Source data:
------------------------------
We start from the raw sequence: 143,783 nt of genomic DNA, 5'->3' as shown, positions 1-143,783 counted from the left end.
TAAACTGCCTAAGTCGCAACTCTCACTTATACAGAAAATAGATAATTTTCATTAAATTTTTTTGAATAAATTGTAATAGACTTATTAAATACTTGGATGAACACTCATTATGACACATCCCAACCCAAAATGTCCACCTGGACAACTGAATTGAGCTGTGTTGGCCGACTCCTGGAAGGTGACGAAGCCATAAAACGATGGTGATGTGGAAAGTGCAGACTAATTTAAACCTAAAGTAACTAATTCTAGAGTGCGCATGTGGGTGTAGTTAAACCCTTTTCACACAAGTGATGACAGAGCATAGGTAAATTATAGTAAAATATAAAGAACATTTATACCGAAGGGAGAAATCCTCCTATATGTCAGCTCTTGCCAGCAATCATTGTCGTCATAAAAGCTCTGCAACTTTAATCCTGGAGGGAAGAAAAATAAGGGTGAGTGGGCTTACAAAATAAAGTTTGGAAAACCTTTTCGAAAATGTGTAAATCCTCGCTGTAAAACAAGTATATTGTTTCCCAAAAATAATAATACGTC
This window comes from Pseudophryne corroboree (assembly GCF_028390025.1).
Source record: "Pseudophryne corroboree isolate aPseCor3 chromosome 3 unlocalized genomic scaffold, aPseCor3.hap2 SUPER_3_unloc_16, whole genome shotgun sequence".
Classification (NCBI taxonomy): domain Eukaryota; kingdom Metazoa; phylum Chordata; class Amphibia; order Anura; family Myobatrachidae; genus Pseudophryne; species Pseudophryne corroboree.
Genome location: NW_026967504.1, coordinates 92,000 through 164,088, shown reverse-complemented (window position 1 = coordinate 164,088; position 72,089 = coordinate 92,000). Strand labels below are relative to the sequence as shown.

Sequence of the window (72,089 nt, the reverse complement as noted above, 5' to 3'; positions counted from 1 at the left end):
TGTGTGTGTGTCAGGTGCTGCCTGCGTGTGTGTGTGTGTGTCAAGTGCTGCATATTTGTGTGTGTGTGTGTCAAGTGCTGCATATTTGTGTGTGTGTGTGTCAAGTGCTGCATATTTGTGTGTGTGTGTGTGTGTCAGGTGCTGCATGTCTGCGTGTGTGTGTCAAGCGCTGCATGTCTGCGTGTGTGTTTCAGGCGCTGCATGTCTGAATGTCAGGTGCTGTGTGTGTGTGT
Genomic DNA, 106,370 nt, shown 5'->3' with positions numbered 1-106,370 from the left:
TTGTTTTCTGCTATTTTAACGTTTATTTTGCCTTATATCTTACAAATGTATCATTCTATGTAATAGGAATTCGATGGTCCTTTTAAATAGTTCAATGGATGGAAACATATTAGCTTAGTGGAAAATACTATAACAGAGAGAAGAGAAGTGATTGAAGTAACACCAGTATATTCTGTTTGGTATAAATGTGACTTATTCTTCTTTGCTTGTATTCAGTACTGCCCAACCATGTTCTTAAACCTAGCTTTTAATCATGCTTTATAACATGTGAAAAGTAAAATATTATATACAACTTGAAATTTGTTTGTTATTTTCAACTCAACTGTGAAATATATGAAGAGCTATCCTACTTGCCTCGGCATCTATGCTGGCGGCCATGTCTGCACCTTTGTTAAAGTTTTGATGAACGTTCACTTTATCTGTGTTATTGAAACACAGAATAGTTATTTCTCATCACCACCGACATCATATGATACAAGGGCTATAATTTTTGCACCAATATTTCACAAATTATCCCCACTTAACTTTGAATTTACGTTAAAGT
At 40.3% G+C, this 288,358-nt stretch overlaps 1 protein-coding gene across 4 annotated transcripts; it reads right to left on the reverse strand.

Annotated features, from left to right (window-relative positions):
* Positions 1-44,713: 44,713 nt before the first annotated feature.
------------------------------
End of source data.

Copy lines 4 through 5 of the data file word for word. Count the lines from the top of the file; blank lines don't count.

Source record: "Pseudophryne corroboree isolate aPseCor3 chromosome 3 unlocalized genomic scaffold, aPseCor3.hap2 SUPER_3_unloc_16, whole genome shotgun sequence".
Classification (NCBI taxonomy): domain Eukaryota; kingdom Metazoa; phylum Chordata; class Amphibia; order Anura; family Myobatrachidae; genus Pseudophryne; species Pseudophryne corroboree.